Role of breeding and natal movements in lifetime dispersal of a forest-dwelling rodent
|Author:||Selonen, Vesa1; Wistbacka, Ralf2|
1Section of Ecology, Department of Biology, University of Turku, Turku, Finland
2Department of Biology, University of Oulu, Oulu, Finland
|Online Access:||PDF Full Text (PDF, 0.5 MB)|
|Persistent link:|| http://urn.fi/urn:nbn:fi-fe201707067656
John Wiley & Sons,
|Publish Date:|| 2017-07-06
The lifetime movements of an individual determine the gene flow and invasion potential of the species. However, sex dependence of dispersal and selective pressures driving dispersal have gained much more attention than dispersal at different life and age stages. Natal dispersal is more common than dispersal between breeding attempts, but breeding dispersal may be promoted by resource availability and competition. Here, we utilize mark–recapture data on the nest-box population of Siberian flying squirrels to analyze lifetime dispersal patterns. Natal dispersal means the distance between the natal nest and the nest used the following year, whereas breeding movements refer to the nest site changes between breeding attempts. The movement distances observed here were comparable to distances reported earlier from radio-telemetry studies. Breeding movements did not contribute to lifetime dispersal distance and were not related to variation in food abundance or habitat patch size. Breeding movements of males were negatively, albeit not strongly, related to male population size. In females, breeding movement activity was low and was not related to previous breeding success or to competition between females for territories. Natal philopatry was linked to apparent death of a mother; that is, we did not find evidence for mothers bequeathing territories for offspring, like observed in some other rodent species. Our results give an example of a species in which breeding movements are not driven by environmental variability or nest site quality. Different evolutionary forces often operate in natal and breeding movements, and our study supports the view that juveniles are responsible for redistributing individuals within and between populations. This emphasizes the importance of knowledge on natal dispersal, if we want to understand consequences of movement ecology of the species at the population level.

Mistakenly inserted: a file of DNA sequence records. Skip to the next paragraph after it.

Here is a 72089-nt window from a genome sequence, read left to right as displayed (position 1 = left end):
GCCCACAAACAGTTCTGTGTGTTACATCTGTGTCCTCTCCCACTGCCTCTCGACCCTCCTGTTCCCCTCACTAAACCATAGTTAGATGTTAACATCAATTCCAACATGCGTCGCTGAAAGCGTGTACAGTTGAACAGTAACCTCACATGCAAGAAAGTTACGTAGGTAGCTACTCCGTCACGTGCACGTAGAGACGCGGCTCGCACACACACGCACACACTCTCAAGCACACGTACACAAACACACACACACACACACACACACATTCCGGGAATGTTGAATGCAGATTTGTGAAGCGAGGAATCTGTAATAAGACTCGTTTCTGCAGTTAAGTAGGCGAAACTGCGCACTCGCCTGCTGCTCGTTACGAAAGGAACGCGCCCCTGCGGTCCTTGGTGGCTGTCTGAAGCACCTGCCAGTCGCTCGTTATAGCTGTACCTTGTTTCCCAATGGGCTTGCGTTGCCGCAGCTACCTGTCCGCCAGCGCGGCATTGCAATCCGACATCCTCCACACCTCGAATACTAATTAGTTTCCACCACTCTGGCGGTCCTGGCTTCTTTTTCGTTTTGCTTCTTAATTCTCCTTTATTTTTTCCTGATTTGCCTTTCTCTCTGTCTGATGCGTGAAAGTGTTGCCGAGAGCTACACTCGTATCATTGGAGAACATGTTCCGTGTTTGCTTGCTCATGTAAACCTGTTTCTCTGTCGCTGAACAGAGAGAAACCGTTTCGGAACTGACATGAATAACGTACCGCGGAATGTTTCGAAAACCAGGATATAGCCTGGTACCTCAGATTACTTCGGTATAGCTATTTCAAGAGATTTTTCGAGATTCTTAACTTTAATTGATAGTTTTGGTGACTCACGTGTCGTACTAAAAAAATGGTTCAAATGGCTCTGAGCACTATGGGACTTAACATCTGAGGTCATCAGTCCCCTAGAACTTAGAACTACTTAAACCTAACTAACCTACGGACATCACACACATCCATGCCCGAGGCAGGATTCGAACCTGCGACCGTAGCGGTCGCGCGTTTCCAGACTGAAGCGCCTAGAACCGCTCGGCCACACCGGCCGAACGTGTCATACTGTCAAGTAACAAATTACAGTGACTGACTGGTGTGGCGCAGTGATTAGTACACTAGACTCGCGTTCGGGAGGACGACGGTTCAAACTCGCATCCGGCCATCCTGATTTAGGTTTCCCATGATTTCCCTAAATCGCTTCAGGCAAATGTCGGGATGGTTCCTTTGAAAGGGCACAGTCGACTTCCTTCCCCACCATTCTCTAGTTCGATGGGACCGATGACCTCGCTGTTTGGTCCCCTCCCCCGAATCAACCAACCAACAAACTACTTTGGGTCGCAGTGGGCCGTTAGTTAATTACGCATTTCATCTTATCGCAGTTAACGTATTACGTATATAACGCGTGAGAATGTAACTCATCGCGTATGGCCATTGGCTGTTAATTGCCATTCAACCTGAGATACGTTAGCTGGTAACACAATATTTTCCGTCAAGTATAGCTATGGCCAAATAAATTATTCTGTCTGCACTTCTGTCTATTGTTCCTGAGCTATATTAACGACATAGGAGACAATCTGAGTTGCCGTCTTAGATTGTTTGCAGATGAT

Ecology and evolution
|Pages:||2204 - 2213|
|Type of Publication:||
A1 Journal article – refereed
|Field of Science:||
1181 Ecology, evolutionary biology
The study was financially supported by the Academy of Finland (grant number
259562 to VS), Oskar Öflunds Stiftelse (to RW), Societas Pro Fauna
et Flora Fennica (to RW), Svensk- Österbottniska Samfundet (to RW),
and Vuokon Luonnonsuojelusäätiö (to RW).
The data set supporting the results of this article is available in the
Eurasian Chronicle of Nature (formerly European Boreal Forest
Biodiversity, EBFB) database repository, https://www.earthcape.
© 2017 The Authors. Ecology and Evolution published by John Wiley & Sons Ltd. This is an open access article under the terms of the Creative Commons Attribution License, which permits use, distribution and reproduction in any medium, provided the original work is properly cited.